”That does present some moral hazard but a lot will depend on how these programs are executed and how they’re unwound,” said Stephen Stanley, chief economist at Amherst Pierpont Securities. “Are they executed in a way that doesn’t unduly benefit people? If the programs are devised effectively, hopefully that won’t be the case.”

The Fed has deployed nearly every tool in its toolbox since March to try and help keep lending flowing in the economy -- as businesses shuttered to stem the spread of the virus. It’s unleashed programs used in the 2008-2009 financial crisis to improve liquidity in the Treasury and credit markets, and reached into unchartered territory to support American businesses, states and local governments.

In its latest announcement, the Fed laid out details of the heavily anticipated Main Street Lending Facility, which will deliver funding to companies much bigger than those yet eligible for help. Eligible borrowers can have up to 10,000 employees or up to $2.5 billion in annual revenue. Loan sizes will range from $1 million to $150 million.

Borrowers will be subject to restrictions imposed by the $2.2 trillion stimulus package that Congress passed in the CARES Act including on employee retention, distribution of dividends and other factors. The program will be backstopped by $75 billion from the Treasury to absorb losses. Banks that handle the loans will be required to retain a 5% interest in each loan, with the facility purchasing the remainder.

Fallen Angels
In a move that surprised some investors, the central bank will also expand its bond-buying program to include debt that was investment-grade rated as of March 22 but was later downgraded to no lower than BB-, or three levels into high yield. It’ll also buy exchange-traded funds, the preponderance of which will track investment-grade debt along with some that track speculative-grade debt. Together, the programs will support as much as $850 billion in credit.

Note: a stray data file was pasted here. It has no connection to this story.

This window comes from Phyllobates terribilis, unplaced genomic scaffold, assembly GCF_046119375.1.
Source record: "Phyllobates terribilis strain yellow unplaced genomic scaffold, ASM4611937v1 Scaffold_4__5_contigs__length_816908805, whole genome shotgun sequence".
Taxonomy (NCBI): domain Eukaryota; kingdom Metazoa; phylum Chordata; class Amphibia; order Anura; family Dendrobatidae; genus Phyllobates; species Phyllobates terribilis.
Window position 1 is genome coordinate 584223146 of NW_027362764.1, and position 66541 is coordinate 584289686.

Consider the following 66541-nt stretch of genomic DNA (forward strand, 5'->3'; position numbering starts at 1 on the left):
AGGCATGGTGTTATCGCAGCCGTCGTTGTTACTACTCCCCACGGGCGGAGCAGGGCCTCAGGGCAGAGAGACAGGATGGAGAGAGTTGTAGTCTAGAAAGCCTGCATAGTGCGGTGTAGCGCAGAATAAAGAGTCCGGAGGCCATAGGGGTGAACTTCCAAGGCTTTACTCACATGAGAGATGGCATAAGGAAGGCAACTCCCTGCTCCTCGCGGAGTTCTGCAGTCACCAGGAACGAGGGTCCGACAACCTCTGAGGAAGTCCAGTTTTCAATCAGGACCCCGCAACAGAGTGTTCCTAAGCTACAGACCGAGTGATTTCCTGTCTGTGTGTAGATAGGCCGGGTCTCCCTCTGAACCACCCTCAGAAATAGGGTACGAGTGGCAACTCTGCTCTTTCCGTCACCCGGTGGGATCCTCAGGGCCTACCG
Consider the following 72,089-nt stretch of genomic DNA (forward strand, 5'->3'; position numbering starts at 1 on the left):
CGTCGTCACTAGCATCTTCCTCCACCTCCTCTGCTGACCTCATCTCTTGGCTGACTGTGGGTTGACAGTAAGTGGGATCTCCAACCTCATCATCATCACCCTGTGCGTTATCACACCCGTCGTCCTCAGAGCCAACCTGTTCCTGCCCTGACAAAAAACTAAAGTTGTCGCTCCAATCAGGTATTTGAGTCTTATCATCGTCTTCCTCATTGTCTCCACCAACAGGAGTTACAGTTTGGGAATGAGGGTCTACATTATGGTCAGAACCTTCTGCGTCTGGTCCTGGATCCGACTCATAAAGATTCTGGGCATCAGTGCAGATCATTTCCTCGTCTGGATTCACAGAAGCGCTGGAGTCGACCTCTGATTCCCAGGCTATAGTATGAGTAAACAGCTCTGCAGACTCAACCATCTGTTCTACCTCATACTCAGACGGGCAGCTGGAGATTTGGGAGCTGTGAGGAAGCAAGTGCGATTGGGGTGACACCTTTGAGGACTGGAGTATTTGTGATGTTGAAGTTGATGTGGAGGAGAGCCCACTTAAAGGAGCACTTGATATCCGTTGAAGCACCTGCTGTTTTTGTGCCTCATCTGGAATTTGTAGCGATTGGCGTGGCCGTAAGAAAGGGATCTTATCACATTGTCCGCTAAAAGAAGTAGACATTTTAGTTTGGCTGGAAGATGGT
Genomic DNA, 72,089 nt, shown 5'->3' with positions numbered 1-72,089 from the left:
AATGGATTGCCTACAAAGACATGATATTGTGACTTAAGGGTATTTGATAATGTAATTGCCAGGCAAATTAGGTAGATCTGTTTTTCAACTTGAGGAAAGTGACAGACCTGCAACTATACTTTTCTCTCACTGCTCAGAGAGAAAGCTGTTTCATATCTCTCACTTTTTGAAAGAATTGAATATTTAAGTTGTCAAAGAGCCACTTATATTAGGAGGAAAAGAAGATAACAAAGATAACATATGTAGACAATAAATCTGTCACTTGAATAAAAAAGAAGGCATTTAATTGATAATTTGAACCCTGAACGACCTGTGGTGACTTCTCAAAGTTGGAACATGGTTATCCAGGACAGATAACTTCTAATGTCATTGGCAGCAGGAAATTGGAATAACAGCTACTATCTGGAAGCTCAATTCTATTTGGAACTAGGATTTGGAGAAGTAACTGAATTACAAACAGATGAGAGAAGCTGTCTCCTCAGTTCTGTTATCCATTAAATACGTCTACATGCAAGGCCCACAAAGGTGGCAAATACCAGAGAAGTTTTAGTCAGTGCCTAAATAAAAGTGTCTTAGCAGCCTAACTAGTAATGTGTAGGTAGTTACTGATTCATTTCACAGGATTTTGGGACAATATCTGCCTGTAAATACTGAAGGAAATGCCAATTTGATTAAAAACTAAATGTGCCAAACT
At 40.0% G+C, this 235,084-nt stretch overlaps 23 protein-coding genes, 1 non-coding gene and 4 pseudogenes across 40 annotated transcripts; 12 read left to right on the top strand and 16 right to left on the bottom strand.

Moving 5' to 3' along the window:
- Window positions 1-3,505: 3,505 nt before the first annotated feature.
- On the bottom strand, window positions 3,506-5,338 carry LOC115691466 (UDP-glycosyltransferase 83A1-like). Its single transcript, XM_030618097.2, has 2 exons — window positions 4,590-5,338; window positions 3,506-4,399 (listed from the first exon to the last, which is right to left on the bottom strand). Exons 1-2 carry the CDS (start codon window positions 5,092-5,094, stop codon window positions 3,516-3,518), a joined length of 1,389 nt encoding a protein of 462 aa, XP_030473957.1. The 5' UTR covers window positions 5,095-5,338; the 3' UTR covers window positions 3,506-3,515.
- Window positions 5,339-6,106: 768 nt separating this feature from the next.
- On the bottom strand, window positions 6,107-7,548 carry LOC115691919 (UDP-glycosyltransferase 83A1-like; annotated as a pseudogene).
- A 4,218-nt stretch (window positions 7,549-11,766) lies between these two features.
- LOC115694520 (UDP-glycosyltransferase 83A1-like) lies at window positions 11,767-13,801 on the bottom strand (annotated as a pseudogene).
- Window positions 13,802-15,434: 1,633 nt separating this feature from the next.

“The reason the Fed had to expand the pool of credit that they are willing to buy is that so many borrowers are slipping into these lower-rated categories,” said Mark Vitner, senior economist at Wells Fargo Securities. “This is aimed more at fallen angels rather that dastardly devils.”

The Fed also said it will continue to closely monitor conditions in the primary and secondary markets for municipal securities and will evaluate whether additional measures are needed to support the flow of credit and liquidity to state and local governments.

Other Highlights
• The Municipal Liquidity Facility will offer as much as $500 billion in lending to states and municipalities
• The Main Street Lending Program will “ensure credit flows to small and mid-sized businesses with the purchase of up to $600 billion in loans.”
• The expanded Primary and Secondary Market Corporate Credit Facilities and the Term Asset-Backed Securities Loan Facility will support as much as $850 billion in credit.
• The Fed will starting the Paycheck Protection Program Liquidity Facility, “supplying liquidity to participating financial institutions through term financing backed by PPP loans to small businesses.”

--With assistance from Benjamin Purvis, Steve Matthews and Catarina Saraiva.

This article was provided by Bloomberg News.

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